Cancer prevention behaviors in low-income urban whites: An understudied problem

Janice V. Bowie, Hee Soon Juon, Lisa C. Dubay, Lydie A. Lebrun, Barbara A. Curbow, Roland J. Thorpe, Thomas A. Laveist

Research output: Contribution to journalArticle

Abstract

Low-income urban whites in the United States have largely gone unexamined in health disparities research. In this study, we explored cancer prevention behaviors in this population. We compared data on whites with low socioeconomic status (SES) from the 2003 Exploring Health Disparities in Integrated Communities Study in Southwest Baltimore, Maryland (EHDIC-SWB) with nationally representative data for low SES white respondents from the 2003 National Health Interview Survey (NHIS). Rates for health behaviors and health indicators for whites from the EHDIC-SWB study as compared to NHIS prevalence estimates were as follows: current cigarette smoking, 59% (31% nationally); current regular drinking, 5% (5% nationally); overweight, 26% (32% nationally); obesity, 30% (22% nationally); mammography in the past 2 years, 50% (57% nationally); Pap smear in the past 2 years, 64% (68% nationally); screening for colon cancer in the past 2 years, 41% (30% nationally); and fair or poor self-reported health, 37% (22% nationally). Several cancer prevention behaviors and health indicators for white EHDIC-SWB respondents were far from the Healthy People 2010 objectives. This study provides rare estimates of cancer-related health and health care measures in an understudied population in the United States. Findings illustrate the need for further examination of health behaviors in low SES white urban populations who may share health risks with their poor minority urban counterparts.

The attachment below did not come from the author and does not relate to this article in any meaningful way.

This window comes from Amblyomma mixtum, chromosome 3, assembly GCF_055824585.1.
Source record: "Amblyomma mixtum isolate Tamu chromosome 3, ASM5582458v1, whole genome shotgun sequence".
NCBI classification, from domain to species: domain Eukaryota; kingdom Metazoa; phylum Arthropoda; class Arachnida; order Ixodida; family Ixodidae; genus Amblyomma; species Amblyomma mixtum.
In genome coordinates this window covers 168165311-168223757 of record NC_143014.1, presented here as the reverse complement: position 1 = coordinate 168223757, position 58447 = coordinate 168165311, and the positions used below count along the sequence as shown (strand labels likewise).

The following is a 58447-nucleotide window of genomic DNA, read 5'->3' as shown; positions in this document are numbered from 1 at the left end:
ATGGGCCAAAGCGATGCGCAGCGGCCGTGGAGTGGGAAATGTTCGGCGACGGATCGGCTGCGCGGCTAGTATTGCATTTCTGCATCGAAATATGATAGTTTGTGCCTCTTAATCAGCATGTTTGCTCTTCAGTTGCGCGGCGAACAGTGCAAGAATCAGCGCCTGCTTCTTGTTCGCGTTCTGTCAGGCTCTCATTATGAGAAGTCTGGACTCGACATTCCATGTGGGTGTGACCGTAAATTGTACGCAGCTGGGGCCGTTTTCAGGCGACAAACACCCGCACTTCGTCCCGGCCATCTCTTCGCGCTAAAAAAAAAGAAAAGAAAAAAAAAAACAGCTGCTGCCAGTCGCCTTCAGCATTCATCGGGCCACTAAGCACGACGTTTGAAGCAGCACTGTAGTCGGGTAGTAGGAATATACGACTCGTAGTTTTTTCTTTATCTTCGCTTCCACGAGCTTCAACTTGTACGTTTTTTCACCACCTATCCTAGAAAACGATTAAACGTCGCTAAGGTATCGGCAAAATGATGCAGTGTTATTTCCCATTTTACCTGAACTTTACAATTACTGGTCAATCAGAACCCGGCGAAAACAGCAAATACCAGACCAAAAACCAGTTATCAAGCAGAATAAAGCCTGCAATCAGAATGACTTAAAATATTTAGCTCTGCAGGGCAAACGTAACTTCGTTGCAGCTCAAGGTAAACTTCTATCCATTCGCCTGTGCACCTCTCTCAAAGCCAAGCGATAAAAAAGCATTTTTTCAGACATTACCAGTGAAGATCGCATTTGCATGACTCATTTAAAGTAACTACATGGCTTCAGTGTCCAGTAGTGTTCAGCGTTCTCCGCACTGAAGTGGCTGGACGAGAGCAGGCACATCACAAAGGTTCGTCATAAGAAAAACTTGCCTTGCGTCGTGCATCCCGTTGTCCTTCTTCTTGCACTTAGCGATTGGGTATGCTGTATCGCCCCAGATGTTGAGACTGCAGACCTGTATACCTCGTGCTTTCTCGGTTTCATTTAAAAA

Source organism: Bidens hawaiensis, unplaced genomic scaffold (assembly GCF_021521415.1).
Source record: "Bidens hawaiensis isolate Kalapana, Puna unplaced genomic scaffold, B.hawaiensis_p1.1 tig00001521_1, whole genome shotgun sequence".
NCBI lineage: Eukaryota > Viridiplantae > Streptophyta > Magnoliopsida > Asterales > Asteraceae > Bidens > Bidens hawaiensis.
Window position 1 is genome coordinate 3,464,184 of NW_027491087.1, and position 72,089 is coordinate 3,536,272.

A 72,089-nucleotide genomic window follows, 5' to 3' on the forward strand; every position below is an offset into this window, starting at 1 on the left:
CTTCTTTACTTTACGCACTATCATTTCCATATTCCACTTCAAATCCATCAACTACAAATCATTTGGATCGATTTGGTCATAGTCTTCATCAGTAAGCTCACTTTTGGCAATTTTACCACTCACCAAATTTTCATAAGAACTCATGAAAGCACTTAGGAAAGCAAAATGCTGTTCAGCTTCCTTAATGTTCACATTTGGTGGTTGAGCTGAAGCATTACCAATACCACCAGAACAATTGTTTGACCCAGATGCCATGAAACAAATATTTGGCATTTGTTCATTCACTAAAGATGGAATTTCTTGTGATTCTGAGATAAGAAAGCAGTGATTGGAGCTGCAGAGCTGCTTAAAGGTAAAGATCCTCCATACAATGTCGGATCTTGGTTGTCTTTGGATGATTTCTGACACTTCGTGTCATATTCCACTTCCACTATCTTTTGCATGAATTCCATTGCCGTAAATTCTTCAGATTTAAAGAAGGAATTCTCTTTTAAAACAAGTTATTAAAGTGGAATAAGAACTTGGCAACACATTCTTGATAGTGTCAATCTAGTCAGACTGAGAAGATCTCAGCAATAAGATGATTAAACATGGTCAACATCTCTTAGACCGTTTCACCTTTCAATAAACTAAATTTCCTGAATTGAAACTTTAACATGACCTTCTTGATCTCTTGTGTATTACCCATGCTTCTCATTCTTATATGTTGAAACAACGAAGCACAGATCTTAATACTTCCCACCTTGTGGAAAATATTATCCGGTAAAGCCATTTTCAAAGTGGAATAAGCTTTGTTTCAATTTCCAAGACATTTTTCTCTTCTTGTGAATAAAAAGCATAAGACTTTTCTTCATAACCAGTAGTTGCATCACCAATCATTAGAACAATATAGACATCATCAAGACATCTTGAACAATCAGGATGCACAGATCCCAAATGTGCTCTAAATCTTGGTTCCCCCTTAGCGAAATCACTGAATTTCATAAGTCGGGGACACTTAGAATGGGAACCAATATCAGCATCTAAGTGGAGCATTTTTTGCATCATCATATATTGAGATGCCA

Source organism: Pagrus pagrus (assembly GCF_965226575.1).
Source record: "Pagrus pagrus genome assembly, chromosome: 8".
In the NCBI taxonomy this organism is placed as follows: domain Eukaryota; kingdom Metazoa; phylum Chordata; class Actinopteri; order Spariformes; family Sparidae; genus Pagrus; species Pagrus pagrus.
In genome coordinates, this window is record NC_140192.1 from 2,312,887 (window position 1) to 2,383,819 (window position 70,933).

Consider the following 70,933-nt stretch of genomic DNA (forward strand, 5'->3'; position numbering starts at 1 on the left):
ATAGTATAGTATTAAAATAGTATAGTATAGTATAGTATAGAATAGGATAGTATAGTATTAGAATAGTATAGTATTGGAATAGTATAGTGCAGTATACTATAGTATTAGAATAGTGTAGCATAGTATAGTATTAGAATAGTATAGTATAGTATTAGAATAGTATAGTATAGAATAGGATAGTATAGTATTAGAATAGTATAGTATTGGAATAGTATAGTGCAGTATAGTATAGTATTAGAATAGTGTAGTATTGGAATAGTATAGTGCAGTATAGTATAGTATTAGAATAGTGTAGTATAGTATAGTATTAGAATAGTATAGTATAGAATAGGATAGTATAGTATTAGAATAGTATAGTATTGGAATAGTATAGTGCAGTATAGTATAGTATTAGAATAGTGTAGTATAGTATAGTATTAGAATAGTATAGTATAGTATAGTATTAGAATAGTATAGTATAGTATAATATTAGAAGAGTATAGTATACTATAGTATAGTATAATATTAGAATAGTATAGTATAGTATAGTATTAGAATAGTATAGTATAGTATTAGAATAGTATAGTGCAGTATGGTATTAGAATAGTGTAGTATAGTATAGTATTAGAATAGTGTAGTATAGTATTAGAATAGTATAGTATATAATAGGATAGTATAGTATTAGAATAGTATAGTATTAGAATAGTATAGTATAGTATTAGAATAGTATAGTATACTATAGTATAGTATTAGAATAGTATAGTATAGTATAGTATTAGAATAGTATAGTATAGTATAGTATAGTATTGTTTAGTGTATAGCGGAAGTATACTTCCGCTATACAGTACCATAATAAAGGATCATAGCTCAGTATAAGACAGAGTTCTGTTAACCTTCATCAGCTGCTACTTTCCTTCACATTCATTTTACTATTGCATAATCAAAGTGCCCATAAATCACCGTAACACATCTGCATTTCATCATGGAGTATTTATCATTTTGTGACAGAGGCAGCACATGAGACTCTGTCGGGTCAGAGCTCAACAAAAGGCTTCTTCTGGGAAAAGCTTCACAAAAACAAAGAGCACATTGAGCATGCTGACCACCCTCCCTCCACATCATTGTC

Original languageEnglish (US)
Pages (from-to)861-871
Number of pages11
JournalJournal of Urban Health
Volume86
Issue number6
DOIs
StatePublished - Nov 1 2009

Keywords

  • Health disparities
  • Preventive health
  • Socioeconomic status
  • Urban health
  • White

ASJC Scopus subject areas

  • Health(social science)
  • Urban Studies
  • Public Health, Environmental and Occupational Health

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